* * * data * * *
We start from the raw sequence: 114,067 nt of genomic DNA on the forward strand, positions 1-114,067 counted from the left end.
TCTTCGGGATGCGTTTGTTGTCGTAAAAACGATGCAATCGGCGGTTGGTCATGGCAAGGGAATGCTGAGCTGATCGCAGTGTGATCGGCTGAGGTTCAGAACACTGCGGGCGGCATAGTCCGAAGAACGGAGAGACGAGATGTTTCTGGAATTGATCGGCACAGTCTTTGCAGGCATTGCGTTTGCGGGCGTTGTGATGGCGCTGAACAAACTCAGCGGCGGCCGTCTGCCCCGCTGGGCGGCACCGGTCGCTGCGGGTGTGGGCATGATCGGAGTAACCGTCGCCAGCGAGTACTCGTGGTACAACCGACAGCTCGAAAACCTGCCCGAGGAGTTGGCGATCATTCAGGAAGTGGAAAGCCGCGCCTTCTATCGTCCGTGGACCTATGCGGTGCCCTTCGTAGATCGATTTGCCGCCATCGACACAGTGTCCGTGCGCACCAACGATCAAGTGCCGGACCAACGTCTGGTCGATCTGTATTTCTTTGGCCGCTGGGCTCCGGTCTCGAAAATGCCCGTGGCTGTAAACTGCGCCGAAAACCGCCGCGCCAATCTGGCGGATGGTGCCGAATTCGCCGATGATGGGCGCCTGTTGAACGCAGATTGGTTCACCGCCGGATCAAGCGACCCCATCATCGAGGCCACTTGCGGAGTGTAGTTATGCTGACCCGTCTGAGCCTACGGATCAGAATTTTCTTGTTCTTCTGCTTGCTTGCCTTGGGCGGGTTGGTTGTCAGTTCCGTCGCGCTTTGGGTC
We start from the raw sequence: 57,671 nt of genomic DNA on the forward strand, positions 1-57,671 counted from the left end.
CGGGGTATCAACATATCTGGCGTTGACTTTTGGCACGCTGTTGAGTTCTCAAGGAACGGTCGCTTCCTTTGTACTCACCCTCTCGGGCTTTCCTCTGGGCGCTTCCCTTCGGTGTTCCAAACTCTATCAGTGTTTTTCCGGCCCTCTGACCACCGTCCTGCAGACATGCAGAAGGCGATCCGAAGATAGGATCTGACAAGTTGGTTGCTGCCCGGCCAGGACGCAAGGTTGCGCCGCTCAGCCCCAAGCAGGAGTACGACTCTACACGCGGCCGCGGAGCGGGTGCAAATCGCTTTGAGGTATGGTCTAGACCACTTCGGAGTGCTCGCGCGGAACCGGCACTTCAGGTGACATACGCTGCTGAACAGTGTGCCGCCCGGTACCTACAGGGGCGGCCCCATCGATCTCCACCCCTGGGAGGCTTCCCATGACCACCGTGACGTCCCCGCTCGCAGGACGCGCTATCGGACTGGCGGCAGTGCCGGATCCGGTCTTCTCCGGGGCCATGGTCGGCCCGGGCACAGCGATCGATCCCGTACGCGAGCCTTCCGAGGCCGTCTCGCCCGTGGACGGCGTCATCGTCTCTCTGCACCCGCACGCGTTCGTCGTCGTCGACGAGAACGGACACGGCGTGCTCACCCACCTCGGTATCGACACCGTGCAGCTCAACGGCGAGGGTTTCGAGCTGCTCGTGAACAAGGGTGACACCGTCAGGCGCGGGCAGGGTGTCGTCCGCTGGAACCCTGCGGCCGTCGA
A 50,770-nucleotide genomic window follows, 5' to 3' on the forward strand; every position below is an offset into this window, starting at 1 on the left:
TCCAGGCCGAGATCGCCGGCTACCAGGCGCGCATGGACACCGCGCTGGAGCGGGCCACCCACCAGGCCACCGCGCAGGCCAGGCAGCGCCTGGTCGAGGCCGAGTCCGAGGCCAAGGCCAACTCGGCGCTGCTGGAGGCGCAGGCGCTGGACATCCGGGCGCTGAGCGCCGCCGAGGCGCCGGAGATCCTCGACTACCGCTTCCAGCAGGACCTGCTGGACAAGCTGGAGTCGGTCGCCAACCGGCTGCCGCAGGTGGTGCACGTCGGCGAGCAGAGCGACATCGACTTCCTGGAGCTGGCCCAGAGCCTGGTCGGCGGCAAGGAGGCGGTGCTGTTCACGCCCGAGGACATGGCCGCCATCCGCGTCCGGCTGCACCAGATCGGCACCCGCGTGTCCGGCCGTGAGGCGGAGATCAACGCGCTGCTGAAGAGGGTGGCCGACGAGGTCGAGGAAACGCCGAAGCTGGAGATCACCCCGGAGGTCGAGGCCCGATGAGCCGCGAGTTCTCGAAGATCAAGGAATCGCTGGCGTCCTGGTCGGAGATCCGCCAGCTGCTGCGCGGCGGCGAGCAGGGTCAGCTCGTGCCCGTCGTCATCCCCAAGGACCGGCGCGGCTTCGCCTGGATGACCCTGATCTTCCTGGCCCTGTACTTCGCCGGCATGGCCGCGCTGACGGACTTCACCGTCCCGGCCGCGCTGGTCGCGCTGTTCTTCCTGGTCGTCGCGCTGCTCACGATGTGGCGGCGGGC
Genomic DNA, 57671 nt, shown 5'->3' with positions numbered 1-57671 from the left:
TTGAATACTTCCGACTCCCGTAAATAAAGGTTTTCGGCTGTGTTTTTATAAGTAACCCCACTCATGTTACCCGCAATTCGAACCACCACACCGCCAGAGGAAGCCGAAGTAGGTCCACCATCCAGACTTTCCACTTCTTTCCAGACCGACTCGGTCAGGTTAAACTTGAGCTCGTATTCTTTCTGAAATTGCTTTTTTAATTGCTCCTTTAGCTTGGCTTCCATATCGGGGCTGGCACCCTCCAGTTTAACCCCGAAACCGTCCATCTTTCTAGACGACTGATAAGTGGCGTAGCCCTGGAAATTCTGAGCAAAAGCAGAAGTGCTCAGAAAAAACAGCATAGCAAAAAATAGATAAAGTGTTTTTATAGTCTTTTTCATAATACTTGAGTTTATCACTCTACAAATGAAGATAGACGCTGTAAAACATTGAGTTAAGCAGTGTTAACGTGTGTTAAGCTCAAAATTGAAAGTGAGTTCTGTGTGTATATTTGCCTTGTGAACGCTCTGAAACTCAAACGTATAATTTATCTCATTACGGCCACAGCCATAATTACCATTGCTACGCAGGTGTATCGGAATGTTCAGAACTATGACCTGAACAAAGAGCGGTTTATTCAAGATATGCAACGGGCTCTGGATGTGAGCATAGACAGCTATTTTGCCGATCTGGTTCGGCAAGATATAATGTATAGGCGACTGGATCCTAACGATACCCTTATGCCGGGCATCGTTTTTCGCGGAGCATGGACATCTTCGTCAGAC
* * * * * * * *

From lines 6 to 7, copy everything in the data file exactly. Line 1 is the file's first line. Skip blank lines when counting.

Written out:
TCCAGGCCGAGATCGCCGGCTACCAGGCGCGCATGGACACCGCGCTGGAGCGGGCCACCCACCAGGCCACCGCGCAGGCCAGGCAGCGCCTGGTCGAGGCCGAGTCCGAGGCCAAGGCCAACTCGGCGCTGCTGGAGGCGCAGGCGCTGGACATCCGGGCGCTGAGCGCCGCCGAGGCGCCGGAGATCCTCGACTACCGCTTCCAGCAGGACCTGCTGGACAAGCTGGAGTCGGTCGCCAACCGGCTGCCGCAGGTGGTGCACGTCGGCGAGCAGAGCGACATCGACTTCCTGGAGCTGGCCCAGAGCCTGGTCGGCGGCAAGGAGGCGGTGCTGTTCACGCCCGAGGACATGGCCGCCATCCGCGTCCGGCTGCACCAGATCGGCACCCGCGTGTCCGGCCGTGAGGCGGAGATCAACGCGCTGCTGAAGAGGGTGGCCGACGAGGTCGAGGAAACGCCGAAGCTGGAGATCACCCCGGAGGTCGAGGCCCGATGAGCCGCGAGTTCTCGAAGATCAAGGAATCGCTGGCGTCCTGGTCGGAGATCCGCCAGCTGCTGCGCGGCGGCGAGCAGGGTCAGCTCGTGCCCGTCGTCATCCCCAAGGACCGGCGCGGCTTCGCCTGGATGACCCTGATCTTCCTGGCCCTGTACTTCGCCGGCATGGCCGCGCTGACGGACTTCACCGTCCCGGCCGCGCTGGTCGCGCTGTTCTTCCTGGTCGTCGCGCTGCTCACGATGTGGCGGCGGGC
Genomic DNA, 57671 nt, shown 5'->3' with positions numbered 1-57671 from the left: